|Digital Workshop Newsletter||Winter 2012 Issue|
Welcome to issue #3 of the Peter J. Sucy Digital Arts Newsletter!
Upcoming Show - April 2012
I was beginning to think I'd never get my work output as 3D lenticulars. However, it is actually, finally happening. A new gallery is opening in Rochester this spring and I signed on to be one of the first featured artists. The new gallery is called the Arete' Gallery and will be located at 663 N. Winton Road, Rochester, NY 14609. This is centrally located between Brighton, Irondequoit, Cobbs Hill, Park Ave and a few miles from Pittsford and is said to be a very high traffic area. My hope is to get some good first exposure through the gallery opening and the attending publicity. The Grand Opening Reception is on Saturday, April 28th starting at 6:00PM. I hope you will come out to see the show.
Optimistically, I hope is to have four lenticular pieces from my Virtual Visions series ready in time for the show. It all depends on how many of the LED backlit display frames, (which I designed) can be crafted by my brother before then. The images I'm currently thinking of showing are "PhotoFlo", "Smoke and Mirrors", "Church Ravens" and "Nightstalker". These cover some of my themes and represent works from different stages of my career. Still there were quite a few others I would have liked to have shown as well. Some are just waiting for printing, so I might change them out after a month for the next show.
663 N. Winton Road
Rochester, NY 14609
Grand Opening Reception
On the homefront: Greening Up
Quite a bit has changed in our lives over the past year. Last April I was delighted to learn that a federal judge had overturned the SSA's denial of my disability claim in my appeal. The settlement just showed up in my checking account one day as a deposit by the Federal Treasury. I thought it was a mistake because it was several days before either my lawyer or SS notified me of the decision.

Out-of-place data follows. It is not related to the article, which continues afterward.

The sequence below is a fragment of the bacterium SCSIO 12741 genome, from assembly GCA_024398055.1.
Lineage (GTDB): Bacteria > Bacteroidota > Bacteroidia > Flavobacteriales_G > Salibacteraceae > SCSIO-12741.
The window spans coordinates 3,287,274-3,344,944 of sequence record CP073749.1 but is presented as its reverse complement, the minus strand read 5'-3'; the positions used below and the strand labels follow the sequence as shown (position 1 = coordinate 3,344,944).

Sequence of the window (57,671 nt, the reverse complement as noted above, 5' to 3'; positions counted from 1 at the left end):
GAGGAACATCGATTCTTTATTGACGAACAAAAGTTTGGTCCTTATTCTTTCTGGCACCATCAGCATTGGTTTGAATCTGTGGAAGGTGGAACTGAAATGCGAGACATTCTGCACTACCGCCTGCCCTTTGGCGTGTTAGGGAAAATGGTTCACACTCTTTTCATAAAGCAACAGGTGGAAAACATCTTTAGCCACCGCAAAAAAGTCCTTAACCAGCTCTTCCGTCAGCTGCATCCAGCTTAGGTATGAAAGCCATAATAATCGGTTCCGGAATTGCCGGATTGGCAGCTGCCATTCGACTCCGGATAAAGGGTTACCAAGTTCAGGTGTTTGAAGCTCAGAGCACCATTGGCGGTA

Still, it was a bit of a windfall we've desparately needed. For the past five years we've been using electric and kerosene space heaters to heat just a couple of rooms in the house. It was way past time for a new furnace! However, I didn't want to just replace our oil burner with anotherm. I wanted to get away from fossil fuels completely.
I began researching wind, solar, and geothermal technologies (as well as some "high efficiency" convential furnaces). I had quite a few estimates done and I soon came to realize that if you could only do one alternative energy upgrade, that geothermal was the best way to go. Wind and Solar are sporadic sources, geo energy is constant and it's more technologically mature than the other technologies. The fact that the government was offering a 30% tax credit was another good reason geothermal made the most sense. (For those that don't know what a geothermal system is see "Geothermal Basics" below.)Sandy is tired of me telling everybody about the geothermal system and showing it off. Still, I got excited when I discovered I could heat and cool the whole house for about as much energy as a refrigerator. Roth Residential, the company that installed the system did a fantastic job. Ruben, who installed the system did the plumbing, electric and metal duct work. A true craftsman who's work I'm proud to show off. OK, that's my green talk, now I can just refer people here. Health update